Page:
The American shopper continues to prove naysayers wrong, as retail sales have once again defied expectations. Economists are predicting a 0.4% increase in retail sales for December, according to FactSet consensus estimates. This reflects the surprising strength of shoppers during the holiday season. November already saw a 0.3% increase, surpassing initial predictions.
The estimate for December aligns with the findings from the National Retail Federation's monthly retail monitor. It shows that total retail sales rose by 0.4% month-over-month and by 3.1% annually in December.
NRF President and CEO Matthew Shay expressed satisfaction with the numbers, stating, "December's numbers combined with November's results show retailers had a very successful two-month holiday season."
Leading up to the holidays, there were concerns about the impact of macroeconomic volatility and higher interest rates on consumer spending. Many retailers expressed caution in their third-quarter earnings reports.
However, early indications suggest that the holiday season met or exceeded expectations, leaving room for the possibility of the report surpassing consensus estimates. Citibank economists, led by Gisela Hoxha, believe that the headline number could reach 0.5%, driven by real growth in consumer spending.
Retail Sales Show Solid Growth Heading into December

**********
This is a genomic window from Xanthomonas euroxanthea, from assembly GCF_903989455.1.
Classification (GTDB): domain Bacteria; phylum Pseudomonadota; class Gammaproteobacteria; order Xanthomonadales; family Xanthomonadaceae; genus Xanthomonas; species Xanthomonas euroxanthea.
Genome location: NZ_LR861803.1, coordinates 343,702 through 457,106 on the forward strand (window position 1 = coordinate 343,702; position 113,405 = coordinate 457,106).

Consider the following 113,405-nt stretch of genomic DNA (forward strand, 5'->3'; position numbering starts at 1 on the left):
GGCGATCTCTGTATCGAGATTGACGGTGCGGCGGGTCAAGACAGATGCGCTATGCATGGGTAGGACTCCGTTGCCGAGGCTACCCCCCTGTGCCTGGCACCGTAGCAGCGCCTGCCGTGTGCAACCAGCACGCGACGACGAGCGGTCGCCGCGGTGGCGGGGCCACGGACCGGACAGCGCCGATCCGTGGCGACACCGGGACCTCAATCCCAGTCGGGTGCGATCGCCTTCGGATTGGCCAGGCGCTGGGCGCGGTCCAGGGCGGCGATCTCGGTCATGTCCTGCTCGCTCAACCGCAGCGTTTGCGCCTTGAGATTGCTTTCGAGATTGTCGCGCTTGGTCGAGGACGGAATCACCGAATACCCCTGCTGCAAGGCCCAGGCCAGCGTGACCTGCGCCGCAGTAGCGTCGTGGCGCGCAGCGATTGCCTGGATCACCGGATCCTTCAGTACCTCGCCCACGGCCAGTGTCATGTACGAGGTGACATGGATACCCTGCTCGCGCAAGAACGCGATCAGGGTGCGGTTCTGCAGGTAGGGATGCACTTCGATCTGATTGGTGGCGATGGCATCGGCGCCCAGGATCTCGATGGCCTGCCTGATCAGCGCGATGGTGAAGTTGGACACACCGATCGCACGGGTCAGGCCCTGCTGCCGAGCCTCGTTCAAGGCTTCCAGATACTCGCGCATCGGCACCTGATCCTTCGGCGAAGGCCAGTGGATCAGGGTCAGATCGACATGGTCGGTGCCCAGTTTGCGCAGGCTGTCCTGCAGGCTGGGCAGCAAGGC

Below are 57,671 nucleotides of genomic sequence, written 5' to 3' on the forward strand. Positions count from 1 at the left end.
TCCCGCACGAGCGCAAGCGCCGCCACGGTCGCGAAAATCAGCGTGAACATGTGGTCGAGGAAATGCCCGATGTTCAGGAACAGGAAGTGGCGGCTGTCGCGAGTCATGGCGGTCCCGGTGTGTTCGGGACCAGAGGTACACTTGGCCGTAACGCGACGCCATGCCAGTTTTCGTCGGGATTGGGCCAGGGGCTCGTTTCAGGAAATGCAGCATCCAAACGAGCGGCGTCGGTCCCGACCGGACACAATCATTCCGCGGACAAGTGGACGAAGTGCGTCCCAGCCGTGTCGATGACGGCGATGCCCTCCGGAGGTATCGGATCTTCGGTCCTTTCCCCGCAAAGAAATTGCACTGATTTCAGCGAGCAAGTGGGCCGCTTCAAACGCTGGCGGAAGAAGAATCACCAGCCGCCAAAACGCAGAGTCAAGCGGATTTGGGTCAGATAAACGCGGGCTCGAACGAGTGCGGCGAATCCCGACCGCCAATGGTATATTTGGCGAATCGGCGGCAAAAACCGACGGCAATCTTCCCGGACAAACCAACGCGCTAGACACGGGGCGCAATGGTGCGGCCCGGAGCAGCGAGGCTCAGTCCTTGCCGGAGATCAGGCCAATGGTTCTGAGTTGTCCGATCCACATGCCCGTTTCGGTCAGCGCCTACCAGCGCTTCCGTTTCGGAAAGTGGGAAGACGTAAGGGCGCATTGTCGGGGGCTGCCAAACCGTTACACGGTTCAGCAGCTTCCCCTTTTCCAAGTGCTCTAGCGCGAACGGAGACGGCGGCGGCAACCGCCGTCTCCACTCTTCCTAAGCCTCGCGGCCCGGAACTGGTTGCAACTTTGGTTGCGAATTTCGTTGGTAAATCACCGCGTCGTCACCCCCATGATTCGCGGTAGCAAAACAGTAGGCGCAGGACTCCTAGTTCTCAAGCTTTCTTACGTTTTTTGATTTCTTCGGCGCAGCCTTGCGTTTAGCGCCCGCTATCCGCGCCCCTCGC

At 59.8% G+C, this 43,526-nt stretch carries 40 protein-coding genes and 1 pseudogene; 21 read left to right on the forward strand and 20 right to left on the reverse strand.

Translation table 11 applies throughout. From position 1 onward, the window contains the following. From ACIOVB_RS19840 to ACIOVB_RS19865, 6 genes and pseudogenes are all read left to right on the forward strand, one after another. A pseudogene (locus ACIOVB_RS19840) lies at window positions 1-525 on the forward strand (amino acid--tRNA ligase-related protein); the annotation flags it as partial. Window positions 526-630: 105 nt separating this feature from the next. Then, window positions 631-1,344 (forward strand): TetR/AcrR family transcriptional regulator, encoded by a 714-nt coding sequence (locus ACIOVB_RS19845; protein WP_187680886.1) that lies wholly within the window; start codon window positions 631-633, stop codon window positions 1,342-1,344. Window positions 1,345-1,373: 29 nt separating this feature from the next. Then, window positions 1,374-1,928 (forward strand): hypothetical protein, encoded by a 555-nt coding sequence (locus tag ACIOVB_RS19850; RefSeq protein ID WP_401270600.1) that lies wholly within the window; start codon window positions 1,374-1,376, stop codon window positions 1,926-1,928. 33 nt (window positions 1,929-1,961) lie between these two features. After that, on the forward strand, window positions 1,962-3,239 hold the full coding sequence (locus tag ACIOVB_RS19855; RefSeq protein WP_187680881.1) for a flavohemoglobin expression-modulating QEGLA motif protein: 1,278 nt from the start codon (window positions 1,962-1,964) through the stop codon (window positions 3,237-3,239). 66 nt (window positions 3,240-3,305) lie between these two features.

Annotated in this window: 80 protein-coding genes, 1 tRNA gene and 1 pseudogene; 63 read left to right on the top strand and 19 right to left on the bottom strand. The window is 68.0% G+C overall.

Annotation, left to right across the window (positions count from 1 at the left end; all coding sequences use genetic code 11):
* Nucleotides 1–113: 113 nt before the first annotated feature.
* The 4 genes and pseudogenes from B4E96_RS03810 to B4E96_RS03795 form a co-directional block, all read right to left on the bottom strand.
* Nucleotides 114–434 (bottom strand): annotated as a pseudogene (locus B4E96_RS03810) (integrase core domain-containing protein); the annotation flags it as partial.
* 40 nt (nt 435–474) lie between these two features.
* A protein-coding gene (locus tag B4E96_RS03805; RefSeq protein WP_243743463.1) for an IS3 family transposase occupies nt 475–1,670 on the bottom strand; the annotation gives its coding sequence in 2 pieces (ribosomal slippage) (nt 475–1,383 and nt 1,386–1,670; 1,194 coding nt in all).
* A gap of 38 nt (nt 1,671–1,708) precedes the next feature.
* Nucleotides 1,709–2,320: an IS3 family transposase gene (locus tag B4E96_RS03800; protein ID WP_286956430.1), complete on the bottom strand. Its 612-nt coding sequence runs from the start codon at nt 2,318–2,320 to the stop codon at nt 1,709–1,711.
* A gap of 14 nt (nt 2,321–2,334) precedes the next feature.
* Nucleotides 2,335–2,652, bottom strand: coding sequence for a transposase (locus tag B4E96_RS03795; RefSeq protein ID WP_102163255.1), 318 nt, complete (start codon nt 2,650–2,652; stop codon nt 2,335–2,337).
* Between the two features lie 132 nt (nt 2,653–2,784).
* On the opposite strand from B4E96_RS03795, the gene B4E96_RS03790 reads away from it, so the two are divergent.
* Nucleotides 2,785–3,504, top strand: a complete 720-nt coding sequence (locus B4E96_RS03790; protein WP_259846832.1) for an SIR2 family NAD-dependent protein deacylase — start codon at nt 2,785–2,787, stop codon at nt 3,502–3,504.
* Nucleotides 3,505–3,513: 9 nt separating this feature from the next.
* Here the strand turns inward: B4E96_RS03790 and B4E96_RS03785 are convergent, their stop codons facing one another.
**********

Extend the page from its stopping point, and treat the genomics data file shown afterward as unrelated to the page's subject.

According to experts, retail sales are expected to see continued growth in December, supported by a strong labor market and increasing incomes. While there are some signs of weakness beneath the surface, overall consumer spending remains healthy.
Bank of America's economics team predicts a potential rise of 1.2% in December sales compared to November. However, this increase may be influenced by changes in seasonal adjustments by the Census Bureau rather than a significant surge in spending. The team emphasizes that while spending is robust, it is not experiencing an extraordinary boost.
The projected figures for December retail sales align with or exceed the expectations of most economists regarding holiday sales. The National Retail Federation (NRF) anticipated a growth rate of 3% to 4% for this year's festive season.
Although this forecast represents a lower growth rate compared to previous holiday seasons, it remains a solid and promising figure. It is consistent with pre-pandemic levels and falls within the range that the Federal Reserve considers ideal for achieving a soft landing.
Luke Tilley, chief economist at Wilmington Trust, highlights the importance of a continued slowdown in consumer spending for a successful soft landing. As the Federal Reserve monitors economic developments, such stability is crucial.
In summary, retail sales are poised for solid growth in December, with promising prospects for the holiday season. The combination of a robust labor market, increasing incomes, and steady consumer spending indicates steady progress towards economic stability.